Exercising to improve muscle strength is not only good for keeping your body in shape, it’s good for the brain and may reduce the risk of developing Alzheimer’s disease. As part of Australia’s Alzheimer’s research project, they conducted The Study of Mental and Resistance Training (SMART) to determine whether strength training and/or computer brain training exercises could help people at risk for Alzheimer’s disease improve their brain function and minimize that risk. Although previous research has shown benefits of aerobic exercise (such as walking, biking, or jogging) for preventing Alzheimer’s disease, there has been much less research on resistance (strength) exercise.
The SMART trial studied 100 participants between the ages of 55 and 86 with mild cognitive impairment (MCI). MCI involves memory and thinking problems, but does not affect the normal activities of everyday life. However, MCI may be an early sign of Alzheimer’s disease, a pre-dementia condition. Someone with MCI has about a 30 percent chance of progressing to Alzheimer’s over the course of 10 years.1 The SMART trial is part of the ongoing search for treatments that could restore and maintain brain function in people with MCI, to reduce their risk of developing Alzheimer’s disease.
To directly compare brain training, muscle strength training and a combination of both, they divided participants into four groups:
The resistance exercise routine was high in intensity (about 80-90 percent of maximum strength) and progressive, meaning the weight was adjusted over time as participants’ strength increased. Cognitive training consisted of computer exercises aimed to improve memory, executive function, attention and speed of information processing. Participants completed their assigned activities twice a week.2
At the end of the six-month trial, there was evidence that the resistance training groups had improved in a variety of cognitive scores. Almost half of the participants in the resistance training groups improved their cognitive scores enough to be in the normal range (as opposed to the MCI range). The computerized cognitive training groups showed an improvement in memory (but not other cognitive scores) at the end of the trial. When the participants were tested again, a year after the trial had ended, those in the resistance training groups had held on to their cognitive improvements.3
The improvement in cognitive scores in the resistance trained individuals was backed up by MRIs showing changes in the brain. The MRIs confirmed an increase in thickness in a region of the brain called the posterior cingulate cortex. This is an important finding because loss of gray matter in this region is a marker of Alzheimer’s disease.4
The resistance training groups increased upper body, lower body, and whole body strength, and aerobic capacity. The amount of strength gain – lower body strength in particular – correlated to the amount of cognitive gain – the stronger the participants got, the more their brain function improved.5
Future research will be needed to determine how resistance exercise accomplishes this improvement in brain function. Aerobic exercise improves blood flow in the brain, leading to more efficient delivery of oxygen and nutrients. It also promotes the production of brain-healthy molecules such as brain-derived neurotrophic factor (BDNF), which supports growth of new brain cells, plus survival, repair, and enhanced connectivity between brain cells.6, 7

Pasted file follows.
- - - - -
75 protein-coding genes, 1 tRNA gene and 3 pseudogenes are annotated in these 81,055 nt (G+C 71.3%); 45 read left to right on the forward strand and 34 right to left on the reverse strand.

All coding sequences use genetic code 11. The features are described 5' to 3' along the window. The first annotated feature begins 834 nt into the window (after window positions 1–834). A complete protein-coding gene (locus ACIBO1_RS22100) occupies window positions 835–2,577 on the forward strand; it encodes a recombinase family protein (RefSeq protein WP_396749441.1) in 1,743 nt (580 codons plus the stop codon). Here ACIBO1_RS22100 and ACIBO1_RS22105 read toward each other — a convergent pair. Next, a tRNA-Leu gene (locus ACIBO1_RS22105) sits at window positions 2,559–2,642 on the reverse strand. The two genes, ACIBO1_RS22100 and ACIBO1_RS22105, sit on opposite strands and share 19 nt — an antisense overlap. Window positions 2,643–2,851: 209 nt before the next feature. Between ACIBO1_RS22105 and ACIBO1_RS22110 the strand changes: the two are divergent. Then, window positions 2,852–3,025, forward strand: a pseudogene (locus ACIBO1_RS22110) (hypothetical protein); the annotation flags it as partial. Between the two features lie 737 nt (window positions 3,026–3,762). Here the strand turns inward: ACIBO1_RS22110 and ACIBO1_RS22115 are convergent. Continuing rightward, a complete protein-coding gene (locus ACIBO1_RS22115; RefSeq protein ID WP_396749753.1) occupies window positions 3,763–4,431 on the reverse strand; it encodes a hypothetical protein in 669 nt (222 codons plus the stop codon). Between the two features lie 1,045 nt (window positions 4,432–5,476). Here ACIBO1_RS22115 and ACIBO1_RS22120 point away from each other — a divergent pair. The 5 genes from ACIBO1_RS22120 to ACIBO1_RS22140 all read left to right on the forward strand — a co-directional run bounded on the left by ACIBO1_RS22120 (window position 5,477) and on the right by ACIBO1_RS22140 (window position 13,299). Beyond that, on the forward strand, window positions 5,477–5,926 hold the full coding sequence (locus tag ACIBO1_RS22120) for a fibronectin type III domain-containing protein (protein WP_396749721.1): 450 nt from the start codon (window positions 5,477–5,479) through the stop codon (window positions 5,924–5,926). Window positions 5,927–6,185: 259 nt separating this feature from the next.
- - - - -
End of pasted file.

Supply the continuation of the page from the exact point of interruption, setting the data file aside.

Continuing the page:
Resistance exercise may work similarly. Improvements in inflammation and insulin sensitivity are probably also involved.7 In addition, increasing muscle strength may prevent an excessive drop in IGF-1 in older people. Of course, high IGF-1 (insulin-like growth factor 1) is undesirable, linked to cancer and premature death. However, in the elderly, IGF-1 may become too low, and this negatively affects brain function.8
In addition to brain function, resistance training has the benefit of increasing muscle mass and strength, which helps to prevent bone loss, frailty, and falls. Strength training has an advantage over aerobic exercise for older adults as it can be done seated. In addition, it is more accessible for people with conditions such as osteoarthritis that make walking and other aerobic activity difficult. Plus, resistance training can improve aerobic fitness. Even once brain function had started to decline, this strength exercise intervention made a difference.
Eating a Nutritarian diet is the most important thing a person can do to delay aging, live long and prevent dementia, but we also know that being fit, strong, and active is also important and effective for staying healthy as we push the envelope of human longevity.
Joel Fuhrman, M.D. is a board-certified family physician, seven-time New York Times bestselling author and internationally recognized expert on nutrition and natural healing, who specializes in preventing and reversing disease through nutritional methods. Dr. Fuhrman coined the term “Nutritarian” to describe his longevity-promoting, nutrient dense, plant-rich eating style.
For over 30 years, Dr. Fuhrman has shown that it is possible to achieve sustainable weight loss and reverse heart disease, diabetes and many other illnesses using smart nutrition. In his medical practice, and through his books and PBS television specials, he continues to bring this life-saving message to hundreds of thousands of people around the world.
*There is no guarantee of specific results. Results can vary. All material provided on the DrFuhrman.com website is provided for informational or educational purposes only. Consult a physician regarding the applicability of any opinions or recommendations with respect to your symptoms or medical condition.